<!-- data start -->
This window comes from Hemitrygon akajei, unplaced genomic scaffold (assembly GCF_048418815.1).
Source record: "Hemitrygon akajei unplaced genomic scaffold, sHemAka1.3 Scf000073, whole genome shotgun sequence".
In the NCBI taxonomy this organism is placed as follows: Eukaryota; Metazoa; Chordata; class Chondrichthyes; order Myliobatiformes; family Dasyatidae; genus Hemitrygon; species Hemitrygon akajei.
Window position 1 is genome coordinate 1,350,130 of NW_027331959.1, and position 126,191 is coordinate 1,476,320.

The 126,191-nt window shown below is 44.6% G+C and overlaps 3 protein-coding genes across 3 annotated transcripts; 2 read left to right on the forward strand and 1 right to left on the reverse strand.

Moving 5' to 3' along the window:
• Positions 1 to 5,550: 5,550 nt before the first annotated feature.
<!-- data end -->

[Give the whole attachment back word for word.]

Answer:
This window comes from Hemitrygon akajei, unplaced genomic scaffold (assembly GCF_048418815.1).
Source record: "Hemitrygon akajei unplaced genomic scaffold, sHemAka1.3 Scf000073, whole genome shotgun sequence".
In the NCBI taxonomy this organism is placed as follows: Eukaryota; Metazoa; Chordata; class Chondrichthyes; order Myliobatiformes; family Dasyatidae; genus Hemitrygon; species Hemitrygon akajei.
Window position 1 is genome coordinate 1,350,130 of NW_027331959.1, and position 126,191 is coordinate 1,476,320.

The 126,191-nt window shown below is 44.6% G+C and overlaps 3 protein-coding genes across 3 annotated transcripts; 2 read left to right on the forward strand and 1 right to left on the reverse strand.

Moving 5' to 3' along the window:
• Positions 1 to 5,550: 5,550 nt before the first annotated feature.